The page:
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child's sentences. Great men often compose involved and intricate sentences; and to read great literature requires the ability to straighten out tangled threads of thought. This power the student is constantly acquiring in the analysis of sentences. And right at the beginning the word should be spoken, that analysis is the important part of grammar. Parsing is of much less value. To give the person, number, and gender of a noun requires but little thought; even case may be correctly guessed half the time. Indeed, parsing seems little more than a knack; while analysis demands thought. And this analytic thought develops intellectual strength and acumen, invaluable in the study of literature.
This brings us to the third and most important consideration in favor of the study of grammar. There is no subject a child in the grades pursues that makes such demands upon his reason. Arithmetic may at times approach it; but spelling, geography, and history are chiefly exercises of the memory. Grammar is par excellence the study for developing the reasoning faculty. From a group of sentences the pupil is set to discover some common characteristic; possibly he is put upon the track of an objective complement. From many examples he finds out that this new element always names an attribute of the object complement; and next that this element always names the result of the action asserted by the verb. These are the characteristics of this new element; and the pupil has arrived at them in exactly the same way that a classification is made in botany or chemistry. The process is the inductive method of modern science. After the classification has been made, and the characteristics of the class have been accurately stated in a definition, the pupil fixes his knowledge by the application of his definition to a large number of cases found in
the material for practice. Here he is unconsciously acquiring skill in methods of deductive reasoning. So that it may truly be said that grammar is the elementary school of logic, the first study of the laws of thought.
This text-book has been constructed with these three principles in view. A grammar must give guides for the correction of errors in speech and composition ; it should give to students the ability to unravel the intricate web of thought found in literature, and it fails when it does not yield strong scientific thinking power. The illustrative sentences, the development questions, and the exercises are arranged with this threefold purpose.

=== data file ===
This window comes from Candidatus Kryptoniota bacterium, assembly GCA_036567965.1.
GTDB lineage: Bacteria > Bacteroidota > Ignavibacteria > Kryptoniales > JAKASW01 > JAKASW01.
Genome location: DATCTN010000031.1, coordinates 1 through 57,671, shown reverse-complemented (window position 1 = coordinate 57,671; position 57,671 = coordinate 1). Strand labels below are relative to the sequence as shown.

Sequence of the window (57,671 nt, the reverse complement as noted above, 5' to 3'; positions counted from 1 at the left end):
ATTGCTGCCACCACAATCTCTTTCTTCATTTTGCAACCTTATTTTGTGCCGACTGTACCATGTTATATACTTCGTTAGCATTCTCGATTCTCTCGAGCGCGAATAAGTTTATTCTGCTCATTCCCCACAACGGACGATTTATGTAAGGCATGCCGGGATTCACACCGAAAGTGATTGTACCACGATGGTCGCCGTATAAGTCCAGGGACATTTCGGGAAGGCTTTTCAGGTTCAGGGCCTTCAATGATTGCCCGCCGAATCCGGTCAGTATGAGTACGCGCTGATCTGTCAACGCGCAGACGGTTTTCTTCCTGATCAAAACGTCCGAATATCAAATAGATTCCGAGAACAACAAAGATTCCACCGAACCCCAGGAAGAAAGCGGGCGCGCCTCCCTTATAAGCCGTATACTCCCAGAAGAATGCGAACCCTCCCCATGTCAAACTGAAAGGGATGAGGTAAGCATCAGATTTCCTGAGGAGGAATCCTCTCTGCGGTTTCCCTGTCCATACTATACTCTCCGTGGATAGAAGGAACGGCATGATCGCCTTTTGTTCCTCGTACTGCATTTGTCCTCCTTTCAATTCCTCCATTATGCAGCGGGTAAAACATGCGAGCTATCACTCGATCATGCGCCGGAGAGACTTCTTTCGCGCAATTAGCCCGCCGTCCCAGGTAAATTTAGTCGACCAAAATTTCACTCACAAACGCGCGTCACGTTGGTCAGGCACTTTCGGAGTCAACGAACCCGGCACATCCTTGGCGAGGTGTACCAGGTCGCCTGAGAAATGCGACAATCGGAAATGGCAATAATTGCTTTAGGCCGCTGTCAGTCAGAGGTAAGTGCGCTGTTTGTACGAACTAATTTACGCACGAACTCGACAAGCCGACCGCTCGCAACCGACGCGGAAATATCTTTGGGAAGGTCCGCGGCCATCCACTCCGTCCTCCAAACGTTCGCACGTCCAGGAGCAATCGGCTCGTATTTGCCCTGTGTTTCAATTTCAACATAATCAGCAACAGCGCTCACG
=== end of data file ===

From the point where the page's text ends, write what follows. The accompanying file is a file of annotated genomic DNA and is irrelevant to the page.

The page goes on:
There are some questions that are very difficult for pupils in the grammar grades. Indeed, the commonest idioms of every day speech are the most difficult problems the student has to contend with. If these idioms were not so common, they might well be omitted from any elementary text-book; but because they are so common, because they form such an important part of our language, they demand classification and explanation. These difficulties are found principally in the chapters upon “ Some Common Verbs” and “The Subjunctive Mode.” Authorities do not agree upon all these matters ; but the author of this book has followed those who are acknowledged masters, and who seem to him to have a thorough and intimate understanding of the history and development of our language, and of its present usage. It has not been the intention to find easy solutions that do not solve, or to make statements that are but half-truths. These matters are extremely difficult in themselves ; they require of the student the most careful discrimination ; and no method of treatment can make the inherent difficulties easy. Whether a pupil entirely conquers these problems or not, if he learns what they are, and solves some of
them, he has, by these exercises, made great gains in his ability to do close, accurate thinking.
This book contains many sentences, — possibly too many ; but it is easier for a teacher to omit what are unnecessary than to find time in a crowded day to collect more. Any exercise is useful until its lesson is learned, no longer. It would be as sensible to continue submitting tanagers to a student of birds for their classification, or trilliums to a student of flowers, after both were thoroughly known, as to continue giving a student of language adverbial nouns when adverbial nouns were perfectly familiar. Use only as many sentences as are needed.
Moreover, it is worse than a waste of precious time to continue detailed analysis when it has become familiar rote work. Such repetition induces thoughtless, slovenly inaccuracy. A prepositional phrase is generally composed of a preposition and a modified noun ; and it is a positive injury to a class to go on separating all prepositional phrases into their component parts. The same principle holds with many of the subordinate processes necessary to the complete analysis of sentences, as well as with much of the parsing. Stale, unprofitable matters should be dropped ; fresh, inviting problems should be set for study. Grammar can be made one of the most valuable studies in the curriculum ; but it should be made a fascinating subject as well. It is a branch of study that yields bountiful returns by cultivating greater purity of speech, by giving an understanding and appreciation of our rich, beautiful literature, and by training and developing the reasoning faculty, — the chief glory of educated man.
W. F. WEBSTER. MINNEAPOLIS, May 23, 1904.